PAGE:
Over Christmas 2013 a British woman attempted to become the first person to cycle to the South Pole.
Racing over 400 miles from the edge of the Antarctic continent Maria Lijerstam hoped to beat two other male contenders to claim the world record.
Maria, aged 35, faced savage conditions with temperatures as low as -35°C and wind speeds up to 50 miles per hour. She had to overcome dangerous obstacles such as crevasses, shifting ice shelves, glaciers and snowstorms.
This audacious challenge had been attempted before by riders on standard winter bikes known as Fat Bikes, but none had succeeded. After two years research Maria has took a radical new approach that hopefully would help win her the title and re-define the future of polar expeditions.
“Fat Bikes fail because they get blown over in the high winds, or can’t ride fast enough through the snow to stay upright. I knew I needed something that would overcome these limitations.” said Maria, who runs Multisports Wales.
The custom-made machine was a recumbent trike, which is stable and aerodynamic. Riding in the recumbent position Maria could focus her energy on progressing through the gale-force winds and hazardous terrain.
“The trike is amazing. It’s completely stable, even in extreme winds and I can take on long steep hills that I’d never be able to climb on a bike” said Maria.
The design was based on a standard ICE Sprint recumbent trike, with modifications to ensure it could tackle the rigorous challenge ahead. The frame was made from an aircraft grade steel selected for it’s strength and fatigue resistance. It was fitted with 4.5 inch wide snow tyres for unsurpassed traction and float over snow and ice. The gears where effectively twice as easy as a standard mountain bike, which allowed Maria to climb 1-in-3 gradients.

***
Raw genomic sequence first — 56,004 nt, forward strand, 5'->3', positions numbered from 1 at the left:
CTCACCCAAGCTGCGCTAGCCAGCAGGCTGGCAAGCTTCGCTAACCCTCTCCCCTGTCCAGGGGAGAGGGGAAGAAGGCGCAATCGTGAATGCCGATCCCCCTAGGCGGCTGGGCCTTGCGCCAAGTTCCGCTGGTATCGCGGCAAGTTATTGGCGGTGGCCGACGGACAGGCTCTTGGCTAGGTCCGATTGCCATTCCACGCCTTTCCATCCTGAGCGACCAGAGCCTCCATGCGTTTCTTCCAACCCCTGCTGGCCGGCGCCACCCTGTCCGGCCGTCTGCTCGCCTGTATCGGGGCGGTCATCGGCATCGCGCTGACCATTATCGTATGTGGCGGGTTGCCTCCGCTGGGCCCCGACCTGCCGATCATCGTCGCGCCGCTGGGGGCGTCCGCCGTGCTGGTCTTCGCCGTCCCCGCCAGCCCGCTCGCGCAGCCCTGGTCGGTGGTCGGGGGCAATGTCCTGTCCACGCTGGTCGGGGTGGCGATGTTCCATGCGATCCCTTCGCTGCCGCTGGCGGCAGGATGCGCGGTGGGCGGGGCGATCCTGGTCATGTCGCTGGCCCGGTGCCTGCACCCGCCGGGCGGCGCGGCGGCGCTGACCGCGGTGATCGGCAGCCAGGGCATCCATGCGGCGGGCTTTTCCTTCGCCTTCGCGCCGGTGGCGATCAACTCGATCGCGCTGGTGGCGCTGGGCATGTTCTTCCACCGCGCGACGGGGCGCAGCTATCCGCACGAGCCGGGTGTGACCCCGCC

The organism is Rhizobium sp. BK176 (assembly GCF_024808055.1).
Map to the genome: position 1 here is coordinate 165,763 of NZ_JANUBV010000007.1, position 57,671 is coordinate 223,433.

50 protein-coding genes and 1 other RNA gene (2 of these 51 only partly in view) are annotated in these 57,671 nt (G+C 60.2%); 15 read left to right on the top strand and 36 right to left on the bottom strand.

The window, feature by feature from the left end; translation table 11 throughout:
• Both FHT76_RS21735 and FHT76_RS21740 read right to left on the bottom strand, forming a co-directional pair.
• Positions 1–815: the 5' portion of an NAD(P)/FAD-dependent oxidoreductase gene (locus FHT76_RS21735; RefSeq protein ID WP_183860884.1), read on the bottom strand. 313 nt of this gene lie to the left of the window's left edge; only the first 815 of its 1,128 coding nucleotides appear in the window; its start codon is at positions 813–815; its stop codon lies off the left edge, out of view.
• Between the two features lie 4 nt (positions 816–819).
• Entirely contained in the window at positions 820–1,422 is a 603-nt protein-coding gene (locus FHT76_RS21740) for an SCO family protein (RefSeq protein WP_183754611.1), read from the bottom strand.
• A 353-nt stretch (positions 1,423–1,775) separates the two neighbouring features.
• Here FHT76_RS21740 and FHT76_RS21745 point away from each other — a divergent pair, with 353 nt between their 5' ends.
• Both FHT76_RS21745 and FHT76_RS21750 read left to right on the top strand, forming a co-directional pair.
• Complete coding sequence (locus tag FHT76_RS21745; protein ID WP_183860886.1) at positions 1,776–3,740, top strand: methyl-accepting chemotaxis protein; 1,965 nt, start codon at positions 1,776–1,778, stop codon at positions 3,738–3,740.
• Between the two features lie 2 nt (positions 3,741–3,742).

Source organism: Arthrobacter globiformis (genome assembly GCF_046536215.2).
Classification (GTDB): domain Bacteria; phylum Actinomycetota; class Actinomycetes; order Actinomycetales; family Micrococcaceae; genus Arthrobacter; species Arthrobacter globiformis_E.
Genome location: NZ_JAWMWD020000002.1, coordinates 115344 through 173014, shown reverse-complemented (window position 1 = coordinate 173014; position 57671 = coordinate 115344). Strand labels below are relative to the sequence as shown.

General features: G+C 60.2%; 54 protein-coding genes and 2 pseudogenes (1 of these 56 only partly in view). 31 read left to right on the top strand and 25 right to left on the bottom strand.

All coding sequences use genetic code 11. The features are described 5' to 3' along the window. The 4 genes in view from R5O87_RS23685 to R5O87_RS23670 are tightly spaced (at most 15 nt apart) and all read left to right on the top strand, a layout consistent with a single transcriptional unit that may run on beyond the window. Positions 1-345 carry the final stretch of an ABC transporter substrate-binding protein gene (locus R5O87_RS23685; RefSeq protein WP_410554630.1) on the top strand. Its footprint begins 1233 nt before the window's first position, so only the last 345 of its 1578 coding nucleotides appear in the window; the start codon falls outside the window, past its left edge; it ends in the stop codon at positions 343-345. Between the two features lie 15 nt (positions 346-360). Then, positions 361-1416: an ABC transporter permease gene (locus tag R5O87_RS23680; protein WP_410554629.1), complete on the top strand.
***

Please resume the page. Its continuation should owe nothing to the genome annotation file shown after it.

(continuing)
“This is a beast of a trike. It’s very special and there’s nothing else like it in the world. Our standard trikes are highly sophisticated and they retail from £2000. Maria’s trike would cost in the region of £20,000″ said Chris Parker, director of ICE Trikes and designer of Maria’s polar trike.
Maria’s preparation included training and equipment testing in Siberia, Norway and Iceland. To replicate the severe cold of Antarctica she endured a day cycling in an industrial freezer — much to the surprise of factory workers who continued to stack shelves with frozen food.
Maria identified a route to the South Pole virtually untested by polar explorers. She started her bid for the world record by climbing the Leverett Glacier before heading due south for the South Pole some 400 miles ahead. The route she would take was used by American scientists based at the McMurdo Research Station on the Ross Ice Shelf to transport fuel to the South Pole.
The radical approach of using a recumbent trike on a new route would re-define the future of polar expeditions. Maria predicted that extreme tourism companies would offer trike expeditions in the near future.
“In a few years’ time companies who now run polar ski tours will also offer polar trike tours” said Maria.
As manager of a company that organises adventure races and training, Maria knows the industry well. She is accustomed to extreme sports and in 2012 came second in the Black Ice Race — a 400 mile winter cycle along the entire length of Lake Baikal in Siberia.
“I have met Maria, seen the polar cycle and spent time with her on her training trip in Iceland. I am convinced she has a very good chance of making it” said Emil Grimmsson, CEO of Arctic Trucks who will support Maria during her world record attempt.